Me, I blame that nice Mr Darling. If he hadn't used anti-terrorist legislation to seize the Icelandic assets in British banks and if he hadn't insisted on penal terms for the repayment by Iceland of the money he'd used to compensate British institutions for the losses of their Icelandic investments, we might not be facing the revenge of the Norns in the form of all this ash. But there's no use crying over spilt milk.
According to The Independent, the situation is as follows:
The last time the Eyjafjallajoekull volcano on the southern flank of Iceland erupted was in 1821 and that event took almost two years to subside. Volcanologists are unsure whether the current eruption is going to be a similar, long-lived affair with months or even years of air-traffic disruption.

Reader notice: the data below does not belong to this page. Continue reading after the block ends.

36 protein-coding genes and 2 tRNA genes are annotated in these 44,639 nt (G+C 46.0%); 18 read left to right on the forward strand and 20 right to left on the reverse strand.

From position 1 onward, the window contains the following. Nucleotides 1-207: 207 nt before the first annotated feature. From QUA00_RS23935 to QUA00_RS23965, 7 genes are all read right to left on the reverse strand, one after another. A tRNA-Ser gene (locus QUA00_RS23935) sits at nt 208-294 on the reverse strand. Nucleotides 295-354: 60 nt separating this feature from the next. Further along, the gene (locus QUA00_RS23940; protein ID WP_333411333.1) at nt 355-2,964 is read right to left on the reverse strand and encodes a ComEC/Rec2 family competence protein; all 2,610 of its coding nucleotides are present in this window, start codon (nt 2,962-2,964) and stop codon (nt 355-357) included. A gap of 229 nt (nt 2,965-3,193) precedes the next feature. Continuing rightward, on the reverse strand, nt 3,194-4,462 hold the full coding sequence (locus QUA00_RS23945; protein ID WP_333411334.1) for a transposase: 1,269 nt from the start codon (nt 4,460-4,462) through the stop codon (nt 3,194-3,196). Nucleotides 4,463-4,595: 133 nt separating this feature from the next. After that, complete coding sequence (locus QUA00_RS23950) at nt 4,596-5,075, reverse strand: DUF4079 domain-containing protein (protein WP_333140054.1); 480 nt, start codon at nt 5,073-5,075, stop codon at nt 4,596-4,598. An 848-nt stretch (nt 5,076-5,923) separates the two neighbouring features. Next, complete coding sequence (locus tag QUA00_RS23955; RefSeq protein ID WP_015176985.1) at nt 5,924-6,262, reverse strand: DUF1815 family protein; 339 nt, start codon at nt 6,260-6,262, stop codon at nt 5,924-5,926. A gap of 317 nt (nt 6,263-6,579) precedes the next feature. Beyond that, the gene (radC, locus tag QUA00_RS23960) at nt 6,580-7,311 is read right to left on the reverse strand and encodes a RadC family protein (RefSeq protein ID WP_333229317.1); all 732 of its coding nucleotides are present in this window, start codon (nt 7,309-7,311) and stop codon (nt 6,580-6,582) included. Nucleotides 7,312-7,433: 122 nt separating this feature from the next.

This eruption is not particularly big, but there is a possibility that it might continue for weeks or months, making it difficult for air-traffic controllers who have to take every precaution to prevent aircraft from flying into a cloud of ash, which cannot be detected by an aircraft's on-board radar.
Now think about that for a moment. Let us say that the interruption to air traffic lasts for the next six months. No summer holidays this year, not if they require flights; not even any weekend mini-breaks (unless you fancy Blackpool or Rothesay). Sport will be disrupted - how will Man U or Bayern Munich get to Madrid for the Champions League final? I understand that there are already doubts about this weekend's Heineken Cup matches. And what about the World Cup in South Africa?
Then there are the airlines - how many of them would survive a prolomged lay-off? And all those jobs at airports.
Let us hope that the volcano stops spouting and the wind changes. Soon.